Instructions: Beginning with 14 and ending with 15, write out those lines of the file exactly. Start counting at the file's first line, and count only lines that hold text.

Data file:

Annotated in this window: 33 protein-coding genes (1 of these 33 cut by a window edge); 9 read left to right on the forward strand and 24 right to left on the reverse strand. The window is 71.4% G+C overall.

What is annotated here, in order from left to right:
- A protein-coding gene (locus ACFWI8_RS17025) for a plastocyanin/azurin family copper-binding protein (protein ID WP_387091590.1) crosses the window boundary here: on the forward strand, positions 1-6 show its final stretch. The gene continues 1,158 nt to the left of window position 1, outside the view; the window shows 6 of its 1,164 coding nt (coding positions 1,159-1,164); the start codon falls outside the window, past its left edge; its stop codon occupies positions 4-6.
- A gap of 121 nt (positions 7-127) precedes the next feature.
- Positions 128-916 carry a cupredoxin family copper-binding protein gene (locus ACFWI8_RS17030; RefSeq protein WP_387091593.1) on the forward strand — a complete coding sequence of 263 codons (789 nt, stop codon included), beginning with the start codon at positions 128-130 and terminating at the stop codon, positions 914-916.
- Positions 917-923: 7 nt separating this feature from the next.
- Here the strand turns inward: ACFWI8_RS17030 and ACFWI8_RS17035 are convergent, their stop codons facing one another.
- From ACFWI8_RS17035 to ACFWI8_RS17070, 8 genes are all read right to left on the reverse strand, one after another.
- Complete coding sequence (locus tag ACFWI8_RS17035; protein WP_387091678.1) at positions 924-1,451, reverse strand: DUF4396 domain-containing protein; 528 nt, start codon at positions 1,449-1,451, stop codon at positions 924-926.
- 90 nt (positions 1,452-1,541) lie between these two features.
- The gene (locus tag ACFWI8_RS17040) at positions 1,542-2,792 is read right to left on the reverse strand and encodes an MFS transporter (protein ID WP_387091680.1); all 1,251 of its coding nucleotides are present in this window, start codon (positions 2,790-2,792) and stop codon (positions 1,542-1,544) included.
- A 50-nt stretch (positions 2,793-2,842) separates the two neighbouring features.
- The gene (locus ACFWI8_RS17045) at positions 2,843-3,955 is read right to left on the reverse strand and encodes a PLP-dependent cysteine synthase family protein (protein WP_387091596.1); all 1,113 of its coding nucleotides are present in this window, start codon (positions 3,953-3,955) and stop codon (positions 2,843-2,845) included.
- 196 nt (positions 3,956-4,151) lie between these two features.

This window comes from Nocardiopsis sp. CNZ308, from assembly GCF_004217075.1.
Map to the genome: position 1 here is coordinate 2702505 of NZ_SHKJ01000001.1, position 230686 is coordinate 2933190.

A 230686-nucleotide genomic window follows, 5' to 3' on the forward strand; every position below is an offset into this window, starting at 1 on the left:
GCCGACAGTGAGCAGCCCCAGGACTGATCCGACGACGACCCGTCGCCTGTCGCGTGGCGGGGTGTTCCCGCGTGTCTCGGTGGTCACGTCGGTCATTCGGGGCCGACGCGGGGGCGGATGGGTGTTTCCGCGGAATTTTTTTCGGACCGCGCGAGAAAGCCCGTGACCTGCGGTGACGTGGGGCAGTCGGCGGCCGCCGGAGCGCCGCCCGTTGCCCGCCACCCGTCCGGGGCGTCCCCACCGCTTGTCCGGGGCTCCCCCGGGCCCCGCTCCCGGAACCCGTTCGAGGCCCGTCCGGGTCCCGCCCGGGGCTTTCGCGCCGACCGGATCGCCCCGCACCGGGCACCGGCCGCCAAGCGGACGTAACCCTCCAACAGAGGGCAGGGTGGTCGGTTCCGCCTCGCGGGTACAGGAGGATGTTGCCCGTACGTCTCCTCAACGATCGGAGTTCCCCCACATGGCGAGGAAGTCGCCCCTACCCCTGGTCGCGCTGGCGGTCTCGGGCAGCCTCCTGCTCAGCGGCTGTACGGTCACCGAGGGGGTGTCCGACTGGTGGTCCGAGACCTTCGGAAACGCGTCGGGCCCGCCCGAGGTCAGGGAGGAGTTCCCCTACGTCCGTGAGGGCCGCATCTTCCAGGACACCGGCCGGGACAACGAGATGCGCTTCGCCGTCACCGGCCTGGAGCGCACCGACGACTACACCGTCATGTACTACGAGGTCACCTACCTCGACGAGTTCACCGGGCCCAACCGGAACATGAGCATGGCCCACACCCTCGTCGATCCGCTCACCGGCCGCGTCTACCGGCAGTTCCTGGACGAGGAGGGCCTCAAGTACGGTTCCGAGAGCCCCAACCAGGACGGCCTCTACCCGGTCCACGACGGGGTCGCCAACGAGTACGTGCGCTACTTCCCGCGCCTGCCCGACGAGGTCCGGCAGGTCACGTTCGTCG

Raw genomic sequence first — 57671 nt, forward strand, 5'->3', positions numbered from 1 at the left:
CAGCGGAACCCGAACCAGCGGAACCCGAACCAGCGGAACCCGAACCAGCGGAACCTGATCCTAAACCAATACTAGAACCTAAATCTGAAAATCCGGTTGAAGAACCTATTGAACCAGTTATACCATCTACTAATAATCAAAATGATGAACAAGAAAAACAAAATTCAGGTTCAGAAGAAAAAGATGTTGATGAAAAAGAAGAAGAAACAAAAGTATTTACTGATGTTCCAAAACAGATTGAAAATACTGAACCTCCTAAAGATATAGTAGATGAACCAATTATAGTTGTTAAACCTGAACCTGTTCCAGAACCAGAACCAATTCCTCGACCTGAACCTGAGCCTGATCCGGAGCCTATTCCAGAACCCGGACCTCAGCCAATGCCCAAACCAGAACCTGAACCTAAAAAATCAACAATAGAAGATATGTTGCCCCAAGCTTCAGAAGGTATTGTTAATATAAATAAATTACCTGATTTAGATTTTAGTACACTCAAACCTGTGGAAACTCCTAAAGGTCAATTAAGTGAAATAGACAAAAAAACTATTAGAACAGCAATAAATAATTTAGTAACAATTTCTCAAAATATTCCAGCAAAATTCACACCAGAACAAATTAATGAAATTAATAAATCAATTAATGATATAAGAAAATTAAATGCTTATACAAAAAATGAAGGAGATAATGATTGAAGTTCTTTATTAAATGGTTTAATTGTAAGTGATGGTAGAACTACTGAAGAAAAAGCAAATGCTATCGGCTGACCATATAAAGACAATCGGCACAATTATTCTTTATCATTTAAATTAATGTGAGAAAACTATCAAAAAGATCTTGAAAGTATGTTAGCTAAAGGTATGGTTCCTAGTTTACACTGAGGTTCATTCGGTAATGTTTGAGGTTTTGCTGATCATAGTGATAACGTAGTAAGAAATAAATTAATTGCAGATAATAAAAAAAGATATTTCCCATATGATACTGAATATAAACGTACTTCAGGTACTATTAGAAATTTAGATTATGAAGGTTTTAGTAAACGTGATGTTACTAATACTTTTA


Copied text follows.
- 196 nt (positions 3,956-4,151) lie between these two features.

This window comes from Nocardiopsis sp. CNZ308, from assembly GCF_004217075.1.